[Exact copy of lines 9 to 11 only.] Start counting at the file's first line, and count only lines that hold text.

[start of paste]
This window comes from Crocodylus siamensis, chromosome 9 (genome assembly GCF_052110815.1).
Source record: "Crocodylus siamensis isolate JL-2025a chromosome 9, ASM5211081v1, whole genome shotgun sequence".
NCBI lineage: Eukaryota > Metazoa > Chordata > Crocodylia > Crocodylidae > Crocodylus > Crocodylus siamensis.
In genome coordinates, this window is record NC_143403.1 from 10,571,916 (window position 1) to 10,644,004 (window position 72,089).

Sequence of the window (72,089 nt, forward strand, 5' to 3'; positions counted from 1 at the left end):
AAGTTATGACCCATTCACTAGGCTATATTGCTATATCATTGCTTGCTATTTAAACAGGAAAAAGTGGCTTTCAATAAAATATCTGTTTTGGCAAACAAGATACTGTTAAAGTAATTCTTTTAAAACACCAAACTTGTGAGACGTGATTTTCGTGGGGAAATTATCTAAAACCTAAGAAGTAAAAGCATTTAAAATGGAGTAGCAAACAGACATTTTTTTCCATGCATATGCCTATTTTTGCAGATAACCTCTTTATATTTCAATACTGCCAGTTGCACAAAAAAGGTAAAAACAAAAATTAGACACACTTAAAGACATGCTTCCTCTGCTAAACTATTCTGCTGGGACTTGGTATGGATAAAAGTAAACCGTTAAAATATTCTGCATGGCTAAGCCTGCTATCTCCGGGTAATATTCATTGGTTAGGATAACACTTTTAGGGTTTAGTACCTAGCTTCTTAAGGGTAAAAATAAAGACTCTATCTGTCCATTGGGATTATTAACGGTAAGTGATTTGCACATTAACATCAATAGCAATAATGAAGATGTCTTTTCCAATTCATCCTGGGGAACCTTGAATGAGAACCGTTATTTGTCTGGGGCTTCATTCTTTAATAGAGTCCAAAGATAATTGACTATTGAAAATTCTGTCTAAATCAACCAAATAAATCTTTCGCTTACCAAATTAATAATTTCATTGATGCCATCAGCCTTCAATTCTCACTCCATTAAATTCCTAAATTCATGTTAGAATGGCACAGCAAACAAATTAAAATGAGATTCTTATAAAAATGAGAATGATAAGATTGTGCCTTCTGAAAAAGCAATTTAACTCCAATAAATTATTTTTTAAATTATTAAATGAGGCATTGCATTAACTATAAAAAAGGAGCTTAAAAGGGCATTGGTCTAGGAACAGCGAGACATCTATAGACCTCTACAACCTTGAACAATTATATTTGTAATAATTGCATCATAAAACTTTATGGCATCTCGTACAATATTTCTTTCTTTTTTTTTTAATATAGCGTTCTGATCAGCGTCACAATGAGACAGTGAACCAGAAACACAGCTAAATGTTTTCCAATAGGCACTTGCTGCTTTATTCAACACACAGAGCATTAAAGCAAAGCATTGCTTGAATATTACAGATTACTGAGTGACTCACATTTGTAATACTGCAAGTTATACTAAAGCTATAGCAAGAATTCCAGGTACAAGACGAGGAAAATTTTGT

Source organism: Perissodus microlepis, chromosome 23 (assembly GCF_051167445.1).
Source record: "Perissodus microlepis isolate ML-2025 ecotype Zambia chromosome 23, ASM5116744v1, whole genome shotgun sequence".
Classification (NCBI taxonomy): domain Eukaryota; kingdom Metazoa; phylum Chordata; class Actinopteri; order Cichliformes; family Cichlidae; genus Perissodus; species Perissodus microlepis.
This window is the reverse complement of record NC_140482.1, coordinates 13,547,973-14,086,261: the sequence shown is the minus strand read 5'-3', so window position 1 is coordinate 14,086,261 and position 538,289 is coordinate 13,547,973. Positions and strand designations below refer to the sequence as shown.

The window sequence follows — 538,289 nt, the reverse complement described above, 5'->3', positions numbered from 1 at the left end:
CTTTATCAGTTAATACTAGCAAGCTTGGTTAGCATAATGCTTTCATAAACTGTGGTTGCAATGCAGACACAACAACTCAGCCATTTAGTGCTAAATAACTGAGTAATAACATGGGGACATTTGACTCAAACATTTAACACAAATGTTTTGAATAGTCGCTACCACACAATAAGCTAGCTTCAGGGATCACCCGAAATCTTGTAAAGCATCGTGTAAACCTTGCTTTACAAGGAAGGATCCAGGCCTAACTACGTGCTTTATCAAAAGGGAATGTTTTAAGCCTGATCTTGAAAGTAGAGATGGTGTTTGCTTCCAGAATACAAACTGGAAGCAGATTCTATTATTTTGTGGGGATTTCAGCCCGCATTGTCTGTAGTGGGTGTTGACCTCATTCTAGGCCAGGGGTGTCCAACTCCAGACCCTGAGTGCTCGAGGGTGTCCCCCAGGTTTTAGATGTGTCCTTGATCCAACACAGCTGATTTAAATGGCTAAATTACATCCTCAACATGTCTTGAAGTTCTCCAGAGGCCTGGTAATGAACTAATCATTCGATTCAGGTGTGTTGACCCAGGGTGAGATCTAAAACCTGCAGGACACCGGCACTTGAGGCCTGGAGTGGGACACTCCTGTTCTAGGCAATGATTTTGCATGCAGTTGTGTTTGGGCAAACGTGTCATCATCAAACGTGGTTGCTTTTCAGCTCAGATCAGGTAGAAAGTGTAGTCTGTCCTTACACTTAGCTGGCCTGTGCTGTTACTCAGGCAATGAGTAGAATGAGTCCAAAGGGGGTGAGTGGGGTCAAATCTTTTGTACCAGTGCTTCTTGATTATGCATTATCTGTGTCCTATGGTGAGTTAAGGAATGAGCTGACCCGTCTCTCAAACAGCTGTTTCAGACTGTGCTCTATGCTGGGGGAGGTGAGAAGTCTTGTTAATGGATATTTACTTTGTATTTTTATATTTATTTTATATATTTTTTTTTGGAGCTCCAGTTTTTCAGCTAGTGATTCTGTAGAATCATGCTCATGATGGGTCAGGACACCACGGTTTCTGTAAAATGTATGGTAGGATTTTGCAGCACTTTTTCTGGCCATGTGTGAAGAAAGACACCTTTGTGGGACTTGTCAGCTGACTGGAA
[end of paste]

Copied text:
Classification (NCBI taxonomy): domain Eukaryota; kingdom Metazoa; phylum Chordata; class Actinopteri; order Cichliformes; family Cichlidae; genus Perissodus; species Perissodus microlepis.
This window is the reverse complement of record NC_140482.1, coordinates 13,547,973-14,086,261: the sequence shown is the minus strand read 5'-3', so window position 1 is coordinate 14,086,261 and position 538,289 is coordinate 13,547,973. Positions and strand designations below refer to the sequence as shown.

The window sequence follows — 538,289 nt, the reverse complement described above, 5'->3', positions numbered from 1 at the left end: